Ron Mallett, Optimism and Success

Self confidence is one of the keys to career and life success that I discuss in Straight Talk for Success and 42 Rules to Jumpstart Your Professional Success.  If you want to become self confident you need to do three things.  First, become an optimist.  Believe that today will be better than tomorrow, and tomorrow better than today.  Do everything you can to make your optimism come true.   Second, face your fears and act.  Procrastination and indecision feed fear.  Action cures it.  Third, surround yourself with positive people.

The most recent Penn State Alumni had an article that featured the life of one of the most optimistic people I have encountered.  Dr. Ron Mallet is a tenured professor in the Physics Department at the University of Connecticut.  He received a BS, MS and PhD from Penn State, my alma mater.    Dr. Mallet has been featured on the NPR show, “This American Life.” Rolling Stone listed his research as the hot theory of 2001.  He’s written a bestselling memoir.  Spike Lee is making a movie about his life.

You’re probably asking, “What theory did Dr. Mallet develop?”  Good question.  Dr. Ron Mallet has mathematically proven that it is possible to travel through time.

Ron Mallet’s father died in 1955 at the age of 33.  He had a massive heart attack.  Ron was 10 years old and devastated.  One year later, he came across the Classics Illustrated version of H.G. Well’s famous novel, The Time Machine.  (I loved Classics Illustrated comics when I was a kid.  They were my introduction to many literary classics.  If I liked the comic book version, I used to go to the Laughlin Memorial Library in my hometown, Ambridge PA, and get the real book.) 

The words on the first page of the Classics Illustrated version of The Time Machine said, “Scientific people know very well that time is only a kind of space.  We can move forward and backward in time just like we can move forward and backward in space.”

11 year old Ron was jazzed.  He figured that if he could build a time machine, he could go back in time, visit with his father and warn him about his heart attack.  He began work on building a time machine – a quest that became his life’s work.

A year later, he came across a book called The Universe and Dr. Einstein.  He was 12 and couldn’t understand a lot of what was in the book, but he did understand one passage.  Einstein had found that time slows down the faster one moves.  The article in the Penn Stater says…

“That meant time could be controlled.  Suddenly, Mallet’s dream wasn’t just based on the cover of a comic book.  There was a possible answer in science, real science, conducted by one of the most respected scientists ever.  ‘I knew that if I could understand Einstein,’ he said, ‘that would be the key.’”

He didn’t have money to go to college when he graduated from high school, so he joined the Air Force.  In his spare time, he did very little but read.  He book used books to learn about binary codes, quantum physics, electrodynamics and relativity theory.  He signed up for correspondence courses is algebra, geometry and solid-state devices. 

He enrolled at Penn State on the GI Bill after he finished his tour of duty in the Air Force.  He studied theoretical physics – hoping to be able to build a time machine.

“That was part of my cover story.  I didn’t have to tell people that I wanted to build a time machine.  I could actually say, ‘I want to be a theoretical physicist.’  It was a perfectly acceptable statement.”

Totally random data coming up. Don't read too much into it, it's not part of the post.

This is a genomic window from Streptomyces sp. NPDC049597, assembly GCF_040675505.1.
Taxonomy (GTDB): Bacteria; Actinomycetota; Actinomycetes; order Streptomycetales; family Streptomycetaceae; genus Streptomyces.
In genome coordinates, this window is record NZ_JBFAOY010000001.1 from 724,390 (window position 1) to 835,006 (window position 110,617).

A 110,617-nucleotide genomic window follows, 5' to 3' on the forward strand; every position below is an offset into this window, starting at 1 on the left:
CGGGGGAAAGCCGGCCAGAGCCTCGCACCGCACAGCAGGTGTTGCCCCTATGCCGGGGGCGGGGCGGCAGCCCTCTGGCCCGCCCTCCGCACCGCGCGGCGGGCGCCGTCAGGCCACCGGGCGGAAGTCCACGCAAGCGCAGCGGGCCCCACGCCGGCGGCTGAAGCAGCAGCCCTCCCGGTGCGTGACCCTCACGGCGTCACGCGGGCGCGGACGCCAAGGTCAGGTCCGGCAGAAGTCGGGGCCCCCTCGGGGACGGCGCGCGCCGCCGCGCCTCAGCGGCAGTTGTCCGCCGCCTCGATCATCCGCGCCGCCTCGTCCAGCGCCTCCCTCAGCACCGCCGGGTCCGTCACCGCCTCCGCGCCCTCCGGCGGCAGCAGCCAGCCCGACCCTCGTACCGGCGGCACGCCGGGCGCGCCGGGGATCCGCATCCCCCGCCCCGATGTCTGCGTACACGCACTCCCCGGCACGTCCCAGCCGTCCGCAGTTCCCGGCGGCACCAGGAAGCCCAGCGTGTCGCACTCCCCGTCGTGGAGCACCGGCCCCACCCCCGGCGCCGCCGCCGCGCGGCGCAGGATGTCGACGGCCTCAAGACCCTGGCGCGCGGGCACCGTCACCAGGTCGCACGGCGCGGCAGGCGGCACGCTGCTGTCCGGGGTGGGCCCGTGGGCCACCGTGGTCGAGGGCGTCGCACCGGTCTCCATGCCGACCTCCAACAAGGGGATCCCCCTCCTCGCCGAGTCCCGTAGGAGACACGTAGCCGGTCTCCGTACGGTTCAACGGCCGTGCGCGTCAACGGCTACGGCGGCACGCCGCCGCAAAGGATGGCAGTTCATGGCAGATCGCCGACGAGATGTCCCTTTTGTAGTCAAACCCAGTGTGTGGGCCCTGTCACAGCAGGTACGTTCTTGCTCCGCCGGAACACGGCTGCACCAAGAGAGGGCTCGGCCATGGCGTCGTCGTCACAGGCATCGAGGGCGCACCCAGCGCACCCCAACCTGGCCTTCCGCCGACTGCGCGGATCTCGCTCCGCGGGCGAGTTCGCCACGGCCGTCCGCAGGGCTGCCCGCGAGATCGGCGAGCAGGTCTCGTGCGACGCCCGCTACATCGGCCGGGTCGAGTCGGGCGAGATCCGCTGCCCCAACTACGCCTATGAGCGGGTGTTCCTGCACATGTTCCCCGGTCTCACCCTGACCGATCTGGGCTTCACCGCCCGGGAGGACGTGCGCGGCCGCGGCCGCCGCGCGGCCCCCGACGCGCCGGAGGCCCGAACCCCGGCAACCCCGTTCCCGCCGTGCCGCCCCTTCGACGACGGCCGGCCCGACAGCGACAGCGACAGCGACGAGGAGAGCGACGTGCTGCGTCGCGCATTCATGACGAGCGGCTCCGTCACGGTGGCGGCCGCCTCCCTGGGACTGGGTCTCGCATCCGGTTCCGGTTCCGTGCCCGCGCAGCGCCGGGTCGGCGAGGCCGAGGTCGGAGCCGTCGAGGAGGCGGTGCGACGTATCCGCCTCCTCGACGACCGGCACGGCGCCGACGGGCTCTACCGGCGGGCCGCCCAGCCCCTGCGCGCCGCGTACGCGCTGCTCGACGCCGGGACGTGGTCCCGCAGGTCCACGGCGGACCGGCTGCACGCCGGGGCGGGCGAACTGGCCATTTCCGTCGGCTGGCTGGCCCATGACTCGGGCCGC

He went on to get his PhD and join the faculty of the University of Connecticut.  He never gave up on his dream of building a time machine.

In 1999, he connected some dots – these dots are a little complicated for a layman like me, but essentially he concluded…

Sir Isaac Newton thought that only matter could create a gravitational field.  But, in Einstein’s general theory, light could also affect gravity.  If light could affect gravity, and gravity can affect time then maybe light could alter time.

Got that?  Read on.

From this point, he spent weeks on calculations eventually proving mathematically that time travel is possible.  It only took him 43 years.

In 2001, he presented a paper at the University of Michigan entitled: “The Gravity of Circulating Light: A Possible Route to Time Travel.”

That got him on NPR and mentioned in Rolling Stone and a call from Spike Lee (one of my favorite directors) that led to the movie about his life that will be out in 2011.

Back at UConn, one of Dr. Mallett’s colleagues is developing a machine based on his calculations.  This machine is being designed to transport subatomic particles through time.  Ron Mallet’s dream of time travel might just become a reality.

I tell you this story because Dr. Ron Mallett is the embodiment of optimism.  He has spent his entire life in the pursuit of something that most people would think is absurd.  Through it all he epitomized the third point of The Optimist Creed – “promise yourself to look at the sunny side of everything and your optimism come true.” 

By the way, if you want a copy of The Optimist Creed that you can frame and hang in your workspace, just like me, go to

The common sense point here is clear.  Successful people are self confident.  Optimism is the foundation of self confidence.  If you want to become self confident, you have to choose optimism.  Dr. Ron Mallett did, and he proved that time travel is a theoretical possibility.  What can you accomplish if you choose optimism?  Think about it.  Then go for it.

That’s my take on Dr. Ron Mallett, optimism and success.  What’s yours?  Please leave a comment sharing your thoughts with us.  If you’re interested in getting the full story on Ron Mallett, pick up a copy of his book, Time Traveler: A Scientist’s Personal Mission to Make Time Travel a Reality.  As always, thanks for reading.


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